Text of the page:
Alicia Ostriker’s The Old Woman, the Tulip, and the Dog begins with a quote by Gertrude Stein:
A very important thing is not to make up your mind that you are any one thing.
The Old Woman, the Tulip, and the Dog reminds me of the Hindu parable where blind men touch a different part of an elephant, each imagining another animal. In Alicia Ostriker’s The Old Woman, the Tulip, and the Dog, the three narrators look at or think about the same thing so they can see but each according to their natures.
There is magic in the number three. We have triangles, pyramids, triumvirates, menages à trois, trios and trinities, and in Alicia Ostriker’s fables, a human, a plant, and an animal whose conversations are charming, witty, and enlightening when we allow ourselves to believe in the way children believe in the fairy tales read to them at bedtime.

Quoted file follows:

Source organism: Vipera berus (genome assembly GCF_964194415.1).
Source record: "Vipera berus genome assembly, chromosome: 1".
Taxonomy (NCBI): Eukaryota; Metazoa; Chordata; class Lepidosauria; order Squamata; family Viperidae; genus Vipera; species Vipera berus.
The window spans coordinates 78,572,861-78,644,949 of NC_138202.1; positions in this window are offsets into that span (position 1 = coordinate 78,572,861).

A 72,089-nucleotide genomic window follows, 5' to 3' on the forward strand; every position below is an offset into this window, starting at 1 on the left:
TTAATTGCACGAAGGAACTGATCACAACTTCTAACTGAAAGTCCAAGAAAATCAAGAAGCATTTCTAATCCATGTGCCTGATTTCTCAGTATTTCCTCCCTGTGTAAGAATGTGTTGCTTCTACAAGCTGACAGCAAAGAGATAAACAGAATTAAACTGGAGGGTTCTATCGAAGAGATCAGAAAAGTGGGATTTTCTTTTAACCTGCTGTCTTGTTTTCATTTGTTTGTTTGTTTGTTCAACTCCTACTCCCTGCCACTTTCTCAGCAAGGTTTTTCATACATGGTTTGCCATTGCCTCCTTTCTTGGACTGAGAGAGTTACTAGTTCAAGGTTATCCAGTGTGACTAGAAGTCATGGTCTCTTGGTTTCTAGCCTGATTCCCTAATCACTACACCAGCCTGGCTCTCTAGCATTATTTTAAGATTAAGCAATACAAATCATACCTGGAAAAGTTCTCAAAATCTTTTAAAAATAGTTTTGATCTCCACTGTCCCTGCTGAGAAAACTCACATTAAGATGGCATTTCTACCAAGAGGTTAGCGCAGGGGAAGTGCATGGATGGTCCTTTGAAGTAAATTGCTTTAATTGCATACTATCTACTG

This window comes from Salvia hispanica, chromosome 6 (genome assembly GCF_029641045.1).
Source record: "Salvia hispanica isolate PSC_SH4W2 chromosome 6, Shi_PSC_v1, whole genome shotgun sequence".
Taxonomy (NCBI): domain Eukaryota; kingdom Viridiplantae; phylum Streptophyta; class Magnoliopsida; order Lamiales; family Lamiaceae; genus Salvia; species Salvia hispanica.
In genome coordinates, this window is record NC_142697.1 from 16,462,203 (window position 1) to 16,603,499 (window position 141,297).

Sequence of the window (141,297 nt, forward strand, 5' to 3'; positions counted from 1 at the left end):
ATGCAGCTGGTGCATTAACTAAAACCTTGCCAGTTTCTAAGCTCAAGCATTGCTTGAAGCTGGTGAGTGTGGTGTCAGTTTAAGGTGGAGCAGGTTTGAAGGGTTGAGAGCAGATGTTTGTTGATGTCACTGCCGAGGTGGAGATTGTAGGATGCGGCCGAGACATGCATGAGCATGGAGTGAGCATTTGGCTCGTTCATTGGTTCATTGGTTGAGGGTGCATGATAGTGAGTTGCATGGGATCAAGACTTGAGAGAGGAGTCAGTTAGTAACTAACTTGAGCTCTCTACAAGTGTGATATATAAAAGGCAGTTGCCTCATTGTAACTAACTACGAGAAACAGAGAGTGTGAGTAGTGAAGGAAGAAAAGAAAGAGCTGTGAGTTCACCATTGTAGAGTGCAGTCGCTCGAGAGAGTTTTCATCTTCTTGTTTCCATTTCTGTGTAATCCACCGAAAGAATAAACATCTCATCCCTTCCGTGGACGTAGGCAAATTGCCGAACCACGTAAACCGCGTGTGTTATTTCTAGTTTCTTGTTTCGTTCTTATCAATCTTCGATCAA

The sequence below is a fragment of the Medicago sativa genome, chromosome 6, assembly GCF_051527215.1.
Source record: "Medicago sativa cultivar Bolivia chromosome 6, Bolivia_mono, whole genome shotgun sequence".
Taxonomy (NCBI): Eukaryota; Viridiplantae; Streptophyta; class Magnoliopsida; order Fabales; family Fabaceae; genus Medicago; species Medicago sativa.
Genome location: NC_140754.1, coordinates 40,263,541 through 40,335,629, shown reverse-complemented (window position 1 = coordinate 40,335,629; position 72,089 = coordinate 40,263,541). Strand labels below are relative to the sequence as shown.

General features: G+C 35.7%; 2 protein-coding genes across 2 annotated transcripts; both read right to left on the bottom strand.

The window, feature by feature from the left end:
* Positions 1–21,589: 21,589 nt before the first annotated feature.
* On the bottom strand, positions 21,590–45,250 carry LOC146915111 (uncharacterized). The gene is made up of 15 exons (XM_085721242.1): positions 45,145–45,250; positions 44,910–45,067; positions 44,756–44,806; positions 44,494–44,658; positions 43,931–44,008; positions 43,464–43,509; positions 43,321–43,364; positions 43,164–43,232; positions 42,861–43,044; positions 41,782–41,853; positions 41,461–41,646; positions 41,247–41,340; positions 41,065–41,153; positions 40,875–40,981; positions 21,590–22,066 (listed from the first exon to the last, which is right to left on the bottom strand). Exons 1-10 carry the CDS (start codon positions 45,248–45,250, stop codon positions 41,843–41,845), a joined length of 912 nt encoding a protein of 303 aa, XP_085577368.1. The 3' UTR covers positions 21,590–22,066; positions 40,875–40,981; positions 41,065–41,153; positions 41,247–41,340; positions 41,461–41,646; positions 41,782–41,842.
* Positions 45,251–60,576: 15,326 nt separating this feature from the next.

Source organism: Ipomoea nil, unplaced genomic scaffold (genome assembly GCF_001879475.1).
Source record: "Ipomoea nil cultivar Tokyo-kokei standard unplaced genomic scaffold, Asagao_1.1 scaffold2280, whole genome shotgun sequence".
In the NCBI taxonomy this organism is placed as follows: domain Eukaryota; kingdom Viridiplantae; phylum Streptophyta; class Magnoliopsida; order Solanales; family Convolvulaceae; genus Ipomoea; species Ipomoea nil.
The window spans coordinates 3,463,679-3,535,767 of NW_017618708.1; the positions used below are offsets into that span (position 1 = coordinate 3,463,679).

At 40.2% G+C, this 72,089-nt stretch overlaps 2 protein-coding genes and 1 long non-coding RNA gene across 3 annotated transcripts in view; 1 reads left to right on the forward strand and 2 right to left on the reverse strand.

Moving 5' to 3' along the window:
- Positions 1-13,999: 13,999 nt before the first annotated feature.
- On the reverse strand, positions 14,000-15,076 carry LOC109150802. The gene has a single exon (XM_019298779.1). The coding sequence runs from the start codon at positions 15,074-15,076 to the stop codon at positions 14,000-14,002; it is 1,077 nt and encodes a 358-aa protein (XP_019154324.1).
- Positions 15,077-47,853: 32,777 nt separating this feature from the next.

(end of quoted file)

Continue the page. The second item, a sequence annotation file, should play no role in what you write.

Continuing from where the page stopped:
In the Vimeo below, the poet begins by talking about how and why she wrote these fables, which are different from her other work. In these trying times, one could listen to her read them at bedtime, a reassuring voice soothing us off to sleep. In these poems there is peace. Enjoy.
Four poems follow from The Old Woman, the Tulip, and the Dog that are not read in the Vimeo.
The Old Woman, The Tulip and the Dog is published by University of Pittsburgh Press. You can check it out here: